Interviews

Sen. Rubio on fighting ISIS, 2016 race

Florida lawmaker speaks out on 'Your World'

 

This is a rush transcript from "Your World," March 9, 2015. This copy may not be in its final form and may be updated.

NEIL CAVUTO, HOST: And you're going to have to wait another month or so to see the new "Avengers" movie, when the good guys join forces again to fight evil, but you really won't have to wait at all for a very different "Avengers" movie, because the bad guys already are joining forces to create an even bigger evil. Only, this one, this one ain't a movie.

Welcome, everybody. I'm Neil Cavuto.

And talk about double trouble, Boko Haram hooking up with ISIS, continuing a migration of maniacs to a modern-day version of the terror team from hell, but a team that Florida Senator Marco Rubio is determined to stop, even if, as he told me moments ago in this exclusive chat, the president doesn't appear to be.

(BEGIN VIDEOTAPE)

SEN. MARCO RUBIO, R-FLA.: First of all, we have to understand ISIS is operating in three concentric circles.

Its core is still in Iraq and in Syria and a little bit in Lebanon. Then it has an outer ring that is trying to develop. And that is in places like Libya, as you have seen with North Africa, but also in Afghanistan. That's not been discussed enough.

And what they're looking there is to absorb existing groups into their fold, basically. They call them provinces, but basically outlying groups that pledge allegiance to them. The third ring, by the way, is in the West, both in Europe and ultimately in the United States in trying to inspire lone-wolf homegrown violent extremist-type attacks.

But this is part of that second ring, where they're looking to absorb existing groups. In Afghanistan, they're trying to convince groups to break from the Taliban and Al Qaeda and moves towards them, and in North Africa, groups like Boko Haram that they absorb.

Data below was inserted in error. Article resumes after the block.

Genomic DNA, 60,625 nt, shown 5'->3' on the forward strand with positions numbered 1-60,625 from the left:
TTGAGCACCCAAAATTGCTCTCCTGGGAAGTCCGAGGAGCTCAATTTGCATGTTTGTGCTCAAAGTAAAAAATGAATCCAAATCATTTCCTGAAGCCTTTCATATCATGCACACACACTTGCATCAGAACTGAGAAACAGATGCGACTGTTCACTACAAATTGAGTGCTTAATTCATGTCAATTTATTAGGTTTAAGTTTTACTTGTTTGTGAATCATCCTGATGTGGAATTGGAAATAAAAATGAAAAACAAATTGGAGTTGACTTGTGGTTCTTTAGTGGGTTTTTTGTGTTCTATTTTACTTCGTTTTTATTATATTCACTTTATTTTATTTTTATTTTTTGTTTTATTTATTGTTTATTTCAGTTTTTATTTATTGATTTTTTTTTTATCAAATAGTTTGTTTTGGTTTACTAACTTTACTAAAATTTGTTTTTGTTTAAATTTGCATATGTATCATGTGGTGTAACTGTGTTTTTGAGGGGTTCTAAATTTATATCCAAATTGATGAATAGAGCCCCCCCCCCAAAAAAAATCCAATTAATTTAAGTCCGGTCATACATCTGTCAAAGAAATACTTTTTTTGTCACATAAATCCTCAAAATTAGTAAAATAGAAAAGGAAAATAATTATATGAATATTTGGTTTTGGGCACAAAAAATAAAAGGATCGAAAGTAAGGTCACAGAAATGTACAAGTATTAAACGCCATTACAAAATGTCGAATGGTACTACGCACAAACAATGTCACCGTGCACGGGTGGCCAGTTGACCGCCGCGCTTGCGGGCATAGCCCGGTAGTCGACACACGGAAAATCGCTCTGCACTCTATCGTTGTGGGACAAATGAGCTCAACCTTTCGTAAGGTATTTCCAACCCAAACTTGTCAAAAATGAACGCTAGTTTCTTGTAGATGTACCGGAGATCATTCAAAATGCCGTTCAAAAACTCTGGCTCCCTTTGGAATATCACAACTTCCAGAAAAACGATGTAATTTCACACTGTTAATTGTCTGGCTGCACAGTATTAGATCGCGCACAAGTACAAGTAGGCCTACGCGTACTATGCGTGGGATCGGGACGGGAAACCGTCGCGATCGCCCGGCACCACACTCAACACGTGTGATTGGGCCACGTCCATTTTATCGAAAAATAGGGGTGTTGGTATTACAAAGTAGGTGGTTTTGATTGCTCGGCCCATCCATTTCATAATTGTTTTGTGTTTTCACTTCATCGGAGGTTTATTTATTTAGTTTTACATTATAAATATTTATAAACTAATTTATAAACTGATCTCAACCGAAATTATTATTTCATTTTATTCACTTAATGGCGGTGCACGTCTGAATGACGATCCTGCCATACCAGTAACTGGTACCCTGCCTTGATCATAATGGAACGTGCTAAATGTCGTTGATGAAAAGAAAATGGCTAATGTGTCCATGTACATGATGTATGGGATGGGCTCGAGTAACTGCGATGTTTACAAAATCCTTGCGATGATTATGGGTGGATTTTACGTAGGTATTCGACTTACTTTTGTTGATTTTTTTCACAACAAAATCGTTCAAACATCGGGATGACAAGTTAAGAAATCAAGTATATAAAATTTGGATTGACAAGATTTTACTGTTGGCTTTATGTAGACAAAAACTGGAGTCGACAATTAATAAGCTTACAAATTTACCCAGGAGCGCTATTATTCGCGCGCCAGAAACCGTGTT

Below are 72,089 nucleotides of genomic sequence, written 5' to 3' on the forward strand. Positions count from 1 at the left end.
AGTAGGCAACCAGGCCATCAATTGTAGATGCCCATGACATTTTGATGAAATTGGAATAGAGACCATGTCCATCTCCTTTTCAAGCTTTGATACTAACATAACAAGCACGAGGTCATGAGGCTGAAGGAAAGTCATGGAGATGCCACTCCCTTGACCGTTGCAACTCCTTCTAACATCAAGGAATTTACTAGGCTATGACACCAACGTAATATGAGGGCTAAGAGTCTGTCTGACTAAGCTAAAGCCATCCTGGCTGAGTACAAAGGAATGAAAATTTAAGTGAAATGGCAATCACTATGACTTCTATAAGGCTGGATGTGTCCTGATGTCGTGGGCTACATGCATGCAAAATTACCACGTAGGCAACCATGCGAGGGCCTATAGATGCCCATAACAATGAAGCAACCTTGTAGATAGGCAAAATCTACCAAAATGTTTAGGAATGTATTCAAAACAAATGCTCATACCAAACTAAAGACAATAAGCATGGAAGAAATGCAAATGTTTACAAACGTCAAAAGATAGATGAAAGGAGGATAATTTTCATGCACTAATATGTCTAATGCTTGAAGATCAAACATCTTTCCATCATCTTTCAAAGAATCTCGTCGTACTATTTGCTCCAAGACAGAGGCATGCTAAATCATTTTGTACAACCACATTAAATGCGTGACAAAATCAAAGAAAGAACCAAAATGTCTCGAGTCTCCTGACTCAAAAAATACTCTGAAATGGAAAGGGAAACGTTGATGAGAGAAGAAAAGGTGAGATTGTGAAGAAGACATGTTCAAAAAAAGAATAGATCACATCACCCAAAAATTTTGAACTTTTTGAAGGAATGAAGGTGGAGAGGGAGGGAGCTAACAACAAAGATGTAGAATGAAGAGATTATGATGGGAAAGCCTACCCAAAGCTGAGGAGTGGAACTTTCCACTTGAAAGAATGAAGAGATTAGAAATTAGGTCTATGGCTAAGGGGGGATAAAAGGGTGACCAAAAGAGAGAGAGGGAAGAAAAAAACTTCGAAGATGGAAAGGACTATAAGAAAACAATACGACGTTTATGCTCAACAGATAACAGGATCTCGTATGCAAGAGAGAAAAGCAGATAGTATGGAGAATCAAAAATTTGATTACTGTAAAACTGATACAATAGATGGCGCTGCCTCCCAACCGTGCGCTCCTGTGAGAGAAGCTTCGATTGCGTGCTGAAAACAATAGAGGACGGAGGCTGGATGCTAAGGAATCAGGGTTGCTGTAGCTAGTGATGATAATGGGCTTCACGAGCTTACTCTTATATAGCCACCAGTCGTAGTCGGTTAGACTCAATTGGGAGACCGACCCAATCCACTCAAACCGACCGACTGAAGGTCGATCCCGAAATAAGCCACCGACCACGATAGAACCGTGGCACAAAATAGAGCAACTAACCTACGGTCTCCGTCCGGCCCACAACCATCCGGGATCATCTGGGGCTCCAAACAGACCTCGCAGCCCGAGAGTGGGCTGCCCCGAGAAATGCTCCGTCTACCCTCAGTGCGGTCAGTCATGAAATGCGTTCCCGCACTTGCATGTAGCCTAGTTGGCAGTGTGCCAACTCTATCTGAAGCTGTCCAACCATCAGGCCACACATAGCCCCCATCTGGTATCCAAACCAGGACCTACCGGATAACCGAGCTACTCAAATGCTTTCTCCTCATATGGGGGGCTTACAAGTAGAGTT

CAVUTO: So, what would you do? What would you do? If you were president, what would you do?

RUBIO: Well, you have to -- I think the main thing you have to do is target the inner core, because, without the inner core, that second ring is irrelevant. And you can break that second ring apart.

And the inner core still is in Syria and in Iraq. And, as I have argued, the United States should use it position of leadership to pull together a Sunni army, a Sunni ground force made up of Egyptians and Jordanians and Saudis and other kingdoms to go in on the ground and confront Sunni terrorists.

CAVUTO: Well, wouldn't that be some of our boots on the ground too?

RUBIO: Well, we would probably need some special operations forces for logistical support and targeting. And we would lead -- need significant U.S. air support for such an effort.

But I think it's critical that there be Sunni fighters on the ground confronting a Sunni extremist movement. If we fail to do that, we have basically outsourced the operation to Shia militias under the complete control of the Iranian Revolutionary Guard and, in essence, we're creating a pattern where even after ISIS -- after ISIS is defeated, Iraq is going to become a sectarian battleground for decades to come, creating future ISIS problems or ISIS-type problems, but also creating a node of complete influence for the Iranian regime.

CAVUTO: Then how do you know who our friends are?

RUBIO: On the Sunni side?

CAVUTO: On any side?

RUBIO: Well, on the Sunni side, it goes back to having that Sunni army on the ground. And that's why it's so critical that it be a Sunni-oriented group, so that these Sunni communities feel protected. They don't feel like this is a conquering Shia army or a conquering Western army, because that creates long-term problems.